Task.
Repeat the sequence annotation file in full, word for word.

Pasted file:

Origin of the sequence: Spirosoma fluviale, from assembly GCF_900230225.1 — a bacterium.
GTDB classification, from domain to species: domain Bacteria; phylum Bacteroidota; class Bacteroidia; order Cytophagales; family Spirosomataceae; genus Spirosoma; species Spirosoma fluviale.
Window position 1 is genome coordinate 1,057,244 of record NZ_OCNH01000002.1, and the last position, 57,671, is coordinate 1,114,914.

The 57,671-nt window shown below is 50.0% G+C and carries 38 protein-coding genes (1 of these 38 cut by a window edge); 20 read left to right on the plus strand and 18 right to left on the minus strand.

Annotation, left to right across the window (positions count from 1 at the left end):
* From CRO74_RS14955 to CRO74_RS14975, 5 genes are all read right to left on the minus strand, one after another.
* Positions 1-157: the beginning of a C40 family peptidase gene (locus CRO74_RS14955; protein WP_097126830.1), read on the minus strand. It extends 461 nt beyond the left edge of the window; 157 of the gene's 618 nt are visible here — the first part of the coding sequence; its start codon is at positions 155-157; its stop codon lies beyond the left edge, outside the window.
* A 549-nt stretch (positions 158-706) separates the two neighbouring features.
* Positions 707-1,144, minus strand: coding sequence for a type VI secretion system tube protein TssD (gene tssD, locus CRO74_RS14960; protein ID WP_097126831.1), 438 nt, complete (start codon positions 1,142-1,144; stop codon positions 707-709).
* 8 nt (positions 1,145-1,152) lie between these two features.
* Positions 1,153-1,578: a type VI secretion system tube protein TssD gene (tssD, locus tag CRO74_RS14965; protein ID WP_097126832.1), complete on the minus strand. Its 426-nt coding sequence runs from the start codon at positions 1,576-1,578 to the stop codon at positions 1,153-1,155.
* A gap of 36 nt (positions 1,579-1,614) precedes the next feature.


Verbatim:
Origin of the sequence: Spirosoma fluviale, from assembly GCF_900230225.1 — a bacterium.
GTDB classification, from domain to species: domain Bacteria; phylum Bacteroidota; class Bacteroidia; order Cytophagales; family Spirosomataceae; genus Spirosoma; species Spirosoma fluviale.
Window position 1 is genome coordinate 1,057,244 of record NZ_OCNH01000002.1, and the last position, 57,671, is coordinate 1,114,914.

The 57,671-nt window shown below is 50.0% G+C and carries 38 protein-coding genes (1 of these 38 cut by a window edge); 20 read left to right on the plus strand and 18 right to left on the minus strand.

Annotation, left to right across the window (positions count from 1 at the left end):
* From CRO74_RS14955 to CRO74_RS14975, 5 genes are all read right to left on the minus strand, one after another.
* Positions 1-157: the beginning of a C40 family peptidase gene (locus CRO74_RS14955; protein WP_097126830.1), read on the minus strand. It extends 461 nt beyond the left edge of the window; 157 of the gene's 618 nt are visible here — the first part of the coding sequence; its start codon is at positions 155-157; its stop codon lies beyond the left edge, outside the window.
* A 549-nt stretch (positions 158-706) separates the two neighbouring features.
* Positions 707-1,144, minus strand: coding sequence for a type VI secretion system tube protein TssD (gene tssD, locus CRO74_RS14960; protein ID WP_097126831.1), 438 nt, complete (start codon positions 1,142-1,144; stop codon positions 707-709).
* 8 nt (positions 1,145-1,152) lie between these two features.
* Positions 1,153-1,578: a type VI secretion system tube protein TssD gene (tssD, locus tag CRO74_RS14965; protein ID WP_097126832.1), complete on the minus strand. Its 426-nt coding sequence runs from the start codon at positions 1,576-1,578 to the stop codon at positions 1,153-1,155.
* A gap of 36 nt (positions 1,579-1,614) precedes the next feature.